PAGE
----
Now you can erase your guidelines and use the remaining lines to draw the complete outline of the book.
Step 12: The pages
For the pages, take into consideration that when books are open, the pages usually don’t form a flat line, but some kind of broken line that looks more like small steps.
Step 13: Draw the spine
Follow the diagram to draw the book’s spine visible part. Start with small “c” like shapes then connect them and shade them.
Step 14: Draw the pages
To draw the pages we could make them one by one, however, that would take forever and probably won’t look good so what we’re going to do is make some quick lines with our mechanical pencil from the borders of the pages.
Fill in the middle with more quick lines and then pull some more from the spine.
Repeat these steps for the other half of the book.
Step 15: Draw the borders
Add some lines to the borders of the pages on both sides and shade right in the middle with your 4B pencil.
Step 16: Shade the pages
Shade the pages carefully, leaving the elevated parts blank or with the lightest value. Use a soft brush or a piece of paper towel to cover the full area.
Step 17: Shade the base
Blend the lines in the pages with your blending stump in order to darken the area but only the bottom and right side.
Step 18: Shade the book cover
With your 8B pencil, shade the book cover area by filling it all with graphite and then adding another layer of graphite for contrast in the borders and areas near the pages and spine.
Step 19: Shade the border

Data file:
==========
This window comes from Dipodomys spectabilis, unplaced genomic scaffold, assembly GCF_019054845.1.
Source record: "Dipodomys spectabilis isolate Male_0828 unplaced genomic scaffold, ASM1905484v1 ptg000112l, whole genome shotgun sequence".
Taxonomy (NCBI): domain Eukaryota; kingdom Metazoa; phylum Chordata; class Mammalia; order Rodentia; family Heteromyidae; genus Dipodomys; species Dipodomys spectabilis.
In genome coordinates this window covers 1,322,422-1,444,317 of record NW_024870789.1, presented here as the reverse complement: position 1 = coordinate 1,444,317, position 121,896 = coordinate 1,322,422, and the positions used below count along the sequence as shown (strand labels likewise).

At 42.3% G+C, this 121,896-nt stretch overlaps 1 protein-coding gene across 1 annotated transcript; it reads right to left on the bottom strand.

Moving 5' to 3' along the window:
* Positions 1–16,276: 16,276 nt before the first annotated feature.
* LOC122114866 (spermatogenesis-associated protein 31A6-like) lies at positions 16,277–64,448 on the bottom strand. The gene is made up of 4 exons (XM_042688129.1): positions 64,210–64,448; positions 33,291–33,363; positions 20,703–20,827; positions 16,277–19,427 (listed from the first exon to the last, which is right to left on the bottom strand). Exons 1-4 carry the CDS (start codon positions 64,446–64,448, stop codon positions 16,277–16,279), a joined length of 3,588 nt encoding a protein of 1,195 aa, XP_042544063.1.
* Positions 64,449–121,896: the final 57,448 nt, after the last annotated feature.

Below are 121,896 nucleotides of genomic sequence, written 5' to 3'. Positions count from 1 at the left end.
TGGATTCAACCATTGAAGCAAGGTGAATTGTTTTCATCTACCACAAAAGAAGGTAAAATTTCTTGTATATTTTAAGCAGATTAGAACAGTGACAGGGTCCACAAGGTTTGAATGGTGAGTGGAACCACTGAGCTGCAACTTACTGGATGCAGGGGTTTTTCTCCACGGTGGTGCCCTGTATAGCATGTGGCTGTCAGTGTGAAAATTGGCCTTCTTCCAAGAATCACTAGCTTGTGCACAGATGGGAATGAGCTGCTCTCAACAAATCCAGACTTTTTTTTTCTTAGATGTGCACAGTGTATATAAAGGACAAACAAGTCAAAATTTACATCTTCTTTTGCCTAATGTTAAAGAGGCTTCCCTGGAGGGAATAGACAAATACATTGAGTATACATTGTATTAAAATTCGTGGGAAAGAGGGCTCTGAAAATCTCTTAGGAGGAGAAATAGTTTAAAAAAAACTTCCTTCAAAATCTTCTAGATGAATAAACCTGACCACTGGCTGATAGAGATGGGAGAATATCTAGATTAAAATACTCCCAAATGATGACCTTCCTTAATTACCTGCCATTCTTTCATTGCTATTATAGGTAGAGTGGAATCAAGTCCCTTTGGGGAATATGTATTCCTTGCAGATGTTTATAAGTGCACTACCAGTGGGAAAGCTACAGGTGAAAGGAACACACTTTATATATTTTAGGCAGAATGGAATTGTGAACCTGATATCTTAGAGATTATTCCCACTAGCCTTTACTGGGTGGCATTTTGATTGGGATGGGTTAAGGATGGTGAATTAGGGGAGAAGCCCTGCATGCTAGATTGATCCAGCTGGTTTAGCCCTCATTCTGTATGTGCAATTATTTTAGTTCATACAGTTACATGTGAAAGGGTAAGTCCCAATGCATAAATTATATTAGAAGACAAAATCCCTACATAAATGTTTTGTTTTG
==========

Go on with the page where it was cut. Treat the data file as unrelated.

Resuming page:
Repeat the step above for the borders leaving the middle without shading since that’s the part that catches and reflects light the most.
Step 20: Draw the bookmark
Now we’re almost done, and although this is totally optional, it will add a nice realism touch to your book. Draw the bookmark outline taking into consideration it comes from the spine of the book.
Step 21: Shade the bookmark
Shade the bookmark by filling it with graphite, and the work the dark and light tones from there. Use your Tombow Mono Zero eraser for the details on the borders of the bookmark.
Step 22: Add Details
Add a subtle and small shadow to the book (cast by the bookmark) and take some graphite away from the borders of the book to make it look more realistic with your Mono Zero eraser, add some details to the book pages
That’s it. You’re done!
Thank you for following this tutorial, we hope you had fun and learned a bit more about perspective and how to use it to draw simple objects accurately. Remember to practice this exercise and apply it to your other drawings.
We also hope you liked this book drawing tutorial and that now have a better grasp on how to draw a well-structured book.